frequently used

paths down the tree has a good chance of a cache hit. The Hashtable shows

that storing data

in a single dynamically growing buffer also works well.

The performance tests does not tell how the BTree would work compared to the

hashtable for

real usage. Here all the values are visited. It is expected that the BTree

will perform better

on actual data access due to its cachefriendly nature. Likewise, it is

expected that

the skiplists and STL maps are not too kind on the cache, and some of this

probably also shows

in the performance numbers.

Data

dump with 500,000 linear keys

(never mind the dump saying random - it is linear)

## ···

=============================

This first measure creates a CPU independent time measure

and measures operations relative to the cost of creating a key

Time to create 5000000 keys

0.3 seconds, relative time 1.0

Time to insert 500000 random values into STL map

2.7 seconds, relative time 92.9

Time to find 500000 random values in STL map

1.4 seconds, relative time 47.3

Time to insert 500000 random values into skiplist

0.8 seconds, relative time 27.3

Time to find 500000 random values in skiplist

0.7 seconds, relative time 23.5

Time to insert 500000 random values into BTree

0.4 seconds, relative time 13.5

Time to find 500000 random values in BTree

0.4 seconds, relative time 14.5

Time to insert 500000 random values into hashtable (single-keyed)

0.7 seconds, relative time 25.6

Time to find 500000 random values in hashtable

0.4 seconds, relative time 12.1

# STL / Hash insert ratio: 3.6

STL / Hash find ratio: 3.9

BTree / Hash insert ratio: 0.5

BTree / Hash find ratio: 1.2

BTree / STL insert ratio: 0.1

BTree / STL find ratio: 0.3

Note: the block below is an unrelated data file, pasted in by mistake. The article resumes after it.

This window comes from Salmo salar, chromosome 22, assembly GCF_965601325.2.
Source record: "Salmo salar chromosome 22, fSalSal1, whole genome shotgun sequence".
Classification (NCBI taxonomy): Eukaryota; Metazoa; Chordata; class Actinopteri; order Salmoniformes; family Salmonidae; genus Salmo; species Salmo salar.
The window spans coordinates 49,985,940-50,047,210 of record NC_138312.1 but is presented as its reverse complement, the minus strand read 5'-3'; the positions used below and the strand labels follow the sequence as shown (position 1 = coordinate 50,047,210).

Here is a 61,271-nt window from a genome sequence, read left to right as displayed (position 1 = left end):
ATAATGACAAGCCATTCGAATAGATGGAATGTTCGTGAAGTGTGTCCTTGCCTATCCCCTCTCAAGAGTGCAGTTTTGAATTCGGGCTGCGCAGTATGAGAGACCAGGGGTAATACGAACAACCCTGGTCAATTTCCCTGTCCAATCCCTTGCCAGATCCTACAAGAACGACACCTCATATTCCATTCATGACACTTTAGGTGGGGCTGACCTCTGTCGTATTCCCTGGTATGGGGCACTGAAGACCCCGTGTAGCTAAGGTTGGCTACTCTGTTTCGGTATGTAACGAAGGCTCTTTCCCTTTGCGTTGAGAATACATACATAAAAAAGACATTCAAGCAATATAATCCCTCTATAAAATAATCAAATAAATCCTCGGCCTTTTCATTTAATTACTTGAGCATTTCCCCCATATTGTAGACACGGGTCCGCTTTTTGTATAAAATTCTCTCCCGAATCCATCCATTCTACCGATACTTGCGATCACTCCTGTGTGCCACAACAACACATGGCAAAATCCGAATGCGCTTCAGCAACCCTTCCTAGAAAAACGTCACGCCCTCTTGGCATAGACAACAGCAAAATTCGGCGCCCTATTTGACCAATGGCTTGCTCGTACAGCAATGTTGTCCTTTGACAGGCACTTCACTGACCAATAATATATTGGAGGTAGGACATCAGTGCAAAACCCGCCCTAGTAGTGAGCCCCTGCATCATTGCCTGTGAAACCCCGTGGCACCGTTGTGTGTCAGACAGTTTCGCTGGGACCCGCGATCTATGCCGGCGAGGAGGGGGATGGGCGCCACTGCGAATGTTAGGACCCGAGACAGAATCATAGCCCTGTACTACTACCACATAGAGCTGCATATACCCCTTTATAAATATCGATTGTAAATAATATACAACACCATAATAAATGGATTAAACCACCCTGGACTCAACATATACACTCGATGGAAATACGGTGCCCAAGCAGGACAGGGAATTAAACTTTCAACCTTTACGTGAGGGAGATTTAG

SkipList / Hash insert ratio: 1.1

SkipList / Hash find ratio: 1.9

SkipList / BTree insert ratio: 2.0

SkipList / BTree find ratio: 1.6

SkipList / STL insert ratio: 0.3

SkipList / STL find ratio: 0.5

# dump with 500,000 unique random keys

Time to create 5000000 keys

0.3 seconds, relative time 1.0

Time to insert 500000 random values into STL map

3.0 seconds, relative time 103.6

Time to find 500000 random values in STL map

2.1 seconds, relative time 70.8

Time to insert 500000 random values into skiplist

3.3 seconds, relative time 115.3

Time to find 500000 random values in skiplist

4.0 seconds, relative time 139.5

Time to insert 500000 random values into BTree

1.5 seconds, relative time 53.2

Time to find 500000 random values in BTree

1.3 seconds, relative time 44.6

Time to insert 500000 random values into hashtable (single-keyed)

0.9 seconds, relative time 31.1

Time to find 500000 random values in hashtable

0.5 seconds, relative time 16.6

# STL / Hash insert ratio: 3.3

STL / Hash find ratio: 4.3

BTree / Hash insert ratio: 1.7

BTree / Hash find ratio: 2.7

BTree / STL insert ratio: 0.5

BTree / STL find ratio: 0.6

SkipList / Hash insert ratio: 3.7

SkipList / Hash find ratio: 8.4

SkipList / BTree insert ratio: 2.2

SkipList / BTree find ratio: 3.1

SkipList / STL insert ratio: 1.1

SkipList / STL find ratio: 2.0